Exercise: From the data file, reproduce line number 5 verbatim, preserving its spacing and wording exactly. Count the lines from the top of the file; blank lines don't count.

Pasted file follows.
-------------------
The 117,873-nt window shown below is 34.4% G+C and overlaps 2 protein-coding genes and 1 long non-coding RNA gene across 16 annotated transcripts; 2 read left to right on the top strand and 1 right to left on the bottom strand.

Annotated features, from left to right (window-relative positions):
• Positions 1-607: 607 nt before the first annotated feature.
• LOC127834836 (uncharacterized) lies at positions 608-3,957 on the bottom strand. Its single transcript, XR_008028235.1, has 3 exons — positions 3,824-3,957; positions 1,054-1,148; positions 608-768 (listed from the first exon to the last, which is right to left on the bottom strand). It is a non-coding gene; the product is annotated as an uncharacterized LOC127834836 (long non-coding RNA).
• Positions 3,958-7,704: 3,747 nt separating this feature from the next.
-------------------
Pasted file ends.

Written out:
• Positions 3,958-7,704: 3,747 nt separating this feature from the next.